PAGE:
Microsoft Poised to Rule Entertainment, Devices World: Part 3

 
 
By eweek  |  Posted 2007-05-03 Email Print this article Print
 
 
 
 
 
 
 

Q&A: Microsoft's Robbie Bach talks devices, games and mobile at the Mix conference in Las Vegas. This is Part 3 of the eWEEK interview.

LAS VEGAS—Robbie Bach, president of Microsofts Entertainment & Devices Division, spoke with eWEEK senior editor Darryl K. Taft at the Microsoft Mix conference here. This is Part 3 of the interview. Click here to read Part 1 of the interview.
So, is Nintendo disrupting things for you, or were you surprised to see them?
Im actually not—the product has gotten more broad-base acclaim that I would have expected. Its a very nice product, but it actually has a relatively specific audience and a fairly specific appeal, frankly, based on one feature, which is the controller itself. And the rest of the product is actually not a great product—no disrespect, but … the video graphics on it arent very strong; the box itself is kind of underpowered; it doesnt play DVDs; there are a lot of down-line components [that] arent actually that interesting. In the casual space theyre going to do very well, because the controller is pretty intuitive and the game experience is pretty simple, and Nintendo can produce a lot of those simple game experiences themselves. The challenge they have is that third parties arent going to make much money on this platform because Nintendo is going to make all that money, and their ability to compete with something like a Halo or produce an experience like Madden on their system is going to be tough. They dont have the graphics horsepower that even Xbox 1 had. So it makes sort of the comparison set a little bit difficult.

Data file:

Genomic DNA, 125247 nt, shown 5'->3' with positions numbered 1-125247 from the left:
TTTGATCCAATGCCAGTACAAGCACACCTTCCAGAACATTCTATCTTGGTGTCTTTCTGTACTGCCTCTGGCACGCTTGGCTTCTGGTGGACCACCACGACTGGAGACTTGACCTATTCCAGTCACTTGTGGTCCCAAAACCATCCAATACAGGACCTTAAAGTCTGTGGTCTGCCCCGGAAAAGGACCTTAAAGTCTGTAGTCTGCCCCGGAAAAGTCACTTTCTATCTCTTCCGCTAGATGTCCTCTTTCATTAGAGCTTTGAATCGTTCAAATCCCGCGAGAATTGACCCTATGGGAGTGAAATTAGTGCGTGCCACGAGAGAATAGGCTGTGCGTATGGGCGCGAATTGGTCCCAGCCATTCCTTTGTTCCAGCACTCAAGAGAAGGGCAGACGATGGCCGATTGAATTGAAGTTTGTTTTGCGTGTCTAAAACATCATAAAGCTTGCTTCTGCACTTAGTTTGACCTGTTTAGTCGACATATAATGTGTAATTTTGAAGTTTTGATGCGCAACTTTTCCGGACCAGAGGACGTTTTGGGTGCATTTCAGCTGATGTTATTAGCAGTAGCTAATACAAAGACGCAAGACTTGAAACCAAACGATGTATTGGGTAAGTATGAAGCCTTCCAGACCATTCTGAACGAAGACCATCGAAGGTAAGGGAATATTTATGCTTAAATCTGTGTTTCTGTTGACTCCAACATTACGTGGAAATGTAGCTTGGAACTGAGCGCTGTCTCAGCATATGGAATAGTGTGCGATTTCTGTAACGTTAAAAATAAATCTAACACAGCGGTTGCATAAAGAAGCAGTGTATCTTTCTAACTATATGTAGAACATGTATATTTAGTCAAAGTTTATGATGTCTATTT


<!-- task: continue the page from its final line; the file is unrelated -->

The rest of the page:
So the challenge for us is how do we drive to more casual users, and how do we bring more casual experiences to Xbox and Windows? And the challenge for them is figuring out, "Hey, how do I broaden beyond a casual demographic?" Well see how that plays out. Its interesting to note that a year ago if somebody had said, "Hey, we wont be discussing Sony," thats an interesting statement, and I think something that frankly hasnt been written about very much. So, do you feel that Nintendo is a more fierce competitor than Sony? I think Nintendo and Microsoft are clearly in the drivers seat on whats happening in this generation. And theyre different drivers seats. In a way, … our circle and Sonys circle overlap I would say 90 percent. Nintendos circle and Microsofts overlap say 20, 25, 30 percent, something like that. We had people laughing and call it the Wii 360 because you already see a lot of dual-household ownership. But Sony I think has some real challenges. Theyve got a pricing problem, they have a cost problem, they have a content problem, and they dont have an online service. But Im just talking about the psychology of me doing an interview with you as a reporter coming in and not uttering the word Sony without me bringing it up. Do you think things like the recent BlackBerry outage will create an opportunity for Windows Mobile to increase its franchise in the mobile e-mail space? I think what happens in all of these things is over time … quality rises to the top. Over time people expect reliability, and reliability does become a purchase criteria. And I think its a space where the Microsoft brand name absolutely helps us. You know, in general in the businesses I work on, sometimes you could say, "Hey, Microsoft, is that an entertainment brand? Oh, isnt that the Windows and Office and SQL Server brand? And tools, gosh, they dont feel very entertaining to me." But when it comes to things like this, when I want my mail and I want to know its going to be there, then the Microsoft brand has big-time value. And its where the RIM BlackBerry brand doesnt help frankly as much. So, I do think it creates some opportunities. Next Page: "Xbox Live cannot go down."



 
 
 
 
 
 
 
 
 
 
 

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